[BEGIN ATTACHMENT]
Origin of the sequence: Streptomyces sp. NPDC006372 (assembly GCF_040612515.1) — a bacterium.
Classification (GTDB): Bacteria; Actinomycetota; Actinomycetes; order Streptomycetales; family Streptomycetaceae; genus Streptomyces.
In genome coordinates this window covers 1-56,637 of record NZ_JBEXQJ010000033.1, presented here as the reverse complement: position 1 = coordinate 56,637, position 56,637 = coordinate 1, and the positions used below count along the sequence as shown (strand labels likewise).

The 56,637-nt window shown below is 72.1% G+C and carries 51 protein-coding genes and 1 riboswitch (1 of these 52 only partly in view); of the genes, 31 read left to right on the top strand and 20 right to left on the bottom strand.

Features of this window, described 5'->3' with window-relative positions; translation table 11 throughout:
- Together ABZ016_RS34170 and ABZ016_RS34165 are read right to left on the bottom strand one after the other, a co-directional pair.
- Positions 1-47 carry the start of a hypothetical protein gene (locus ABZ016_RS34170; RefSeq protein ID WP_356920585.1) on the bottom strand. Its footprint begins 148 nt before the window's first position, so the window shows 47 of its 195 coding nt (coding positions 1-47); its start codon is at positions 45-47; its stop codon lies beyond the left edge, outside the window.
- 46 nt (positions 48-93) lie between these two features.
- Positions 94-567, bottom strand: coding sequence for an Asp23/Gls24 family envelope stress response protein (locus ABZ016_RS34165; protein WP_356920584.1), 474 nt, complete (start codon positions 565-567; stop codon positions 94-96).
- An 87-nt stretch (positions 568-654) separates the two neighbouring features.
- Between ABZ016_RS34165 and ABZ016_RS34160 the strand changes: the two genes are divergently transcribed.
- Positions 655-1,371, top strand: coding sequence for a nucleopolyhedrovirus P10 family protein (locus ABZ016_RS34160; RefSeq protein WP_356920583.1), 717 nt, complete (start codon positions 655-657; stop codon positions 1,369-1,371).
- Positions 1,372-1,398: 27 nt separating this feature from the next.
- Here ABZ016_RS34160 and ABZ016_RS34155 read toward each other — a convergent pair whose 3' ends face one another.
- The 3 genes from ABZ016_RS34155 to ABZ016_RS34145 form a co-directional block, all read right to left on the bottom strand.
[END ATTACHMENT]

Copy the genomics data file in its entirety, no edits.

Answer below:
Origin of the sequence: Streptomyces sp. NPDC006372 (assembly GCF_040612515.1) — a bacterium.
Classification (GTDB): Bacteria; Actinomycetota; Actinomycetes; order Streptomycetales; family Streptomycetaceae; genus Streptomyces.
In genome coordinates this window covers 1-56,637 of record NZ_JBEXQJ010000033.1, presented here as the reverse complement: position 1 = coordinate 56,637, position 56,637 = coordinate 1, and the positions used below count along the sequence as shown (strand labels likewise).

The 56,637-nt window shown below is 72.1% G+C and carries 51 protein-coding genes and 1 riboswitch (1 of these 52 only partly in view); of the genes, 31 read left to right on the top strand and 20 right to left on the bottom strand.

Features of this window, described 5'->3' with window-relative positions; translation table 11 throughout:
- Together ABZ016_RS34170 and ABZ016_RS34165 are read right to left on the bottom strand one after the other, a co-directional pair.
- Positions 1-47 carry the start of a hypothetical protein gene (locus ABZ016_RS34170; RefSeq protein ID WP_356920585.1) on the bottom strand. Its footprint begins 148 nt before the window's first position, so the window shows 47 of its 195 coding nt (coding positions 1-47); its start codon is at positions 45-47; its stop codon lies beyond the left edge, outside the window.
- 46 nt (positions 48-93) lie between these two features.
- Positions 94-567, bottom strand: coding sequence for an Asp23/Gls24 family envelope stress response protein (locus ABZ016_RS34165; protein WP_356920584.1), 474 nt, complete (start codon positions 565-567; stop codon positions 94-96).
- An 87-nt stretch (positions 568-654) separates the two neighbouring features.
- Between ABZ016_RS34165 and ABZ016_RS34160 the strand changes: the two genes are divergently transcribed.
- Positions 655-1,371, top strand: coding sequence for a nucleopolyhedrovirus P10 family protein (locus ABZ016_RS34160; RefSeq protein WP_356920583.1), 717 nt, complete (start codon positions 655-657; stop codon positions 1,369-1,371).
- Positions 1,372-1,398: 27 nt separating this feature from the next.
- Here ABZ016_RS34160 and ABZ016_RS34155 read toward each other — a convergent pair whose 3' ends face one another.
- The 3 genes from ABZ016_RS34155 to ABZ016_RS34145 form a co-directional block, all read right to left on the bottom strand.